After nearly two years of experimentation, design and development, Autofac’s second major release is here!
Autofac 2.1 is still the IoC container you know and love, but reorganised so that Autofac 1.4′s strengths — especially in providing a low-friction developer experience — really shine.
You can download the binaries here, or read on for some of the feature highlights.
Otherwise known as convention-driven registration or scanning, Autofac 2 can register a set of types from an assembly according to user-specified rules:
.Where(t => t.Name.EndsWith("Repository"))
The registration syntax for
RegisterAssemblyTypes() is a superset of the registration syntax for single types, so methods like
As<T>() all work with assemblies as well, and there’s very little extra API to learn.
When working with IoC you frequently hear advice against passing the container around or resolving components from it directly. Where dynamic relationships are concerned, for example deferred creation, selection from alternatives or parameterisation, there has historically been very little guidance on the alternatives.
Autofac addresses this by automatically supporting small, focused, strongly-typed wrappers that express dynamic dependencies.
For example, instead of calling
WebCrawler component that needs to create instances of a downloader on-the-fly can take a dependency on
Func<IDownloader> and the container will provide it automatically so long as
IDownloader is registered.
Func<Uri, IDownloader> _downloaderFactory;
public WebCrawler (Func<Uri, IDownloader> downloaderFactory)
_downloaderFactory = downloaderFactory;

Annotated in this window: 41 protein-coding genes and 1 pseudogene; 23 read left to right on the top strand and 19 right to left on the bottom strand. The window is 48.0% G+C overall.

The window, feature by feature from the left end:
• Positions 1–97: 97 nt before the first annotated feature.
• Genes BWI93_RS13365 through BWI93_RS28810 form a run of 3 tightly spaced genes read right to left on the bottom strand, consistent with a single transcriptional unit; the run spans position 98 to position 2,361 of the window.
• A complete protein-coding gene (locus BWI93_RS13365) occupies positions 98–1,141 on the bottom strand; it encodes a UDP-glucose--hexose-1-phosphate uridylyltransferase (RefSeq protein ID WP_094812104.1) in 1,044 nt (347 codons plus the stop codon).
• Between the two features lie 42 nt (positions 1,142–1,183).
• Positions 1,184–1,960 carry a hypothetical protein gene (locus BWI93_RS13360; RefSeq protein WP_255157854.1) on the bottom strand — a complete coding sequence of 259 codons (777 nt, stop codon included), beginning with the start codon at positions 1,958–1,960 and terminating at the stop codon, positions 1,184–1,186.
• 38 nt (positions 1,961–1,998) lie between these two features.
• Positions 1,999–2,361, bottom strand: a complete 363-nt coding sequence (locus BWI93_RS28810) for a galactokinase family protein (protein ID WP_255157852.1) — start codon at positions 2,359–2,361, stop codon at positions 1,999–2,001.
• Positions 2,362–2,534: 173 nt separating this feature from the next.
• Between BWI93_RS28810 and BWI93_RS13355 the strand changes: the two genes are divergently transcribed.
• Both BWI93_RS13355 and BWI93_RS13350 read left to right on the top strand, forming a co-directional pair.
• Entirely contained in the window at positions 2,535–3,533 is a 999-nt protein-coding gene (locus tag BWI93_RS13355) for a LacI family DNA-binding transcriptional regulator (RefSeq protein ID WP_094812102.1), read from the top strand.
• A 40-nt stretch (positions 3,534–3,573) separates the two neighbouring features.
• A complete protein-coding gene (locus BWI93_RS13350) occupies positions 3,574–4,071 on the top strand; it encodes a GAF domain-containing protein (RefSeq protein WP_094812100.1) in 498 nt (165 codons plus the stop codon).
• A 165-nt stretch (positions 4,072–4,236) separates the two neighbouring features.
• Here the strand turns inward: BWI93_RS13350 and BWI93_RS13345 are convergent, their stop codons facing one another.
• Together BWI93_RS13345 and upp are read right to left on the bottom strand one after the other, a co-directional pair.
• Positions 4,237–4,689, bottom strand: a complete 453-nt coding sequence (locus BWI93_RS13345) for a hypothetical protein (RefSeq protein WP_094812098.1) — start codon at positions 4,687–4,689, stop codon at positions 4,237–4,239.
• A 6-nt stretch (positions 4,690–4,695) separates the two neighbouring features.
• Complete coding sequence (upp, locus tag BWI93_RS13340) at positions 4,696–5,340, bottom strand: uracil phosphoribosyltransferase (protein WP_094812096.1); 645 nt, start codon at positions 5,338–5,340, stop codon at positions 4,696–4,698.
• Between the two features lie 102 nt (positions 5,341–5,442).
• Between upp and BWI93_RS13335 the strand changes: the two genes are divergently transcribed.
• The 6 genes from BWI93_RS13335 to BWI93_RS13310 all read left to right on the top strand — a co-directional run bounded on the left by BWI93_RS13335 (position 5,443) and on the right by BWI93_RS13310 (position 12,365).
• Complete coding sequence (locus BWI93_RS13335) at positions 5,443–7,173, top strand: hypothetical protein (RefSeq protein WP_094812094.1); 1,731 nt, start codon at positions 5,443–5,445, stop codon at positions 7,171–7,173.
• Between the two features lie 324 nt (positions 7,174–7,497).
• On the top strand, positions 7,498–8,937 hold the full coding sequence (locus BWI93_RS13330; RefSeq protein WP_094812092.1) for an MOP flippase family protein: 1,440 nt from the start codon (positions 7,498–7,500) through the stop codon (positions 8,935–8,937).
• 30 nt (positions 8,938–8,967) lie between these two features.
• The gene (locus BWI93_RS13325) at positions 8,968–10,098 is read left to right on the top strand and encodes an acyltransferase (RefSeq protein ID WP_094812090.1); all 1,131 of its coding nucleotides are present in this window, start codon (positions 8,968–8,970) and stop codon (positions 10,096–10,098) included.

public void Crawl()
var downloader = _downloaderFactory(new Uri("http://autofac.org"));
foreach (var link in downloader.OutboundLinks)
As the example shows, you can pass parameters (in this case a Uri) that will be forwarded to the target component’s constructor.
Autofac 2 supports an extensive vocabulary of relationship types that the container understands and provides automatically based on the other available components.
|A needs a B||None||Dependency|
|A needs a B at some point in the future||
|A needs a B until some point in the future||
|A needs to create instances of B||
|A provides parameters of types X and Y to B||
|A needs all the kinds of B||
|A needs to know X about B before using it||
For more information on relationship types, see the introductory article.
If you’re familiar with the Managed Extensibility Framework (MEF) you have probably seen examples using component metadata.
Autofac uses the underlying support in .NET 4.0 to provide similar functionality. Metadata is associated with a component either in code:
Or in XML:
service="MyApp.Services.Logging.ILogAppender, MyApp" >
<item name="AppenderName" value="screen" type="System.String" />
Unlike a regular property, a metadata item can be queried and used without requiring an instance of the component to be created.
This makes it useful when selecting one of many components based on runtime criteria; or, where the metadata isn’t intrinsic to the component implementation. Metadata could represent the time that an
ITask should run, or the button caption for an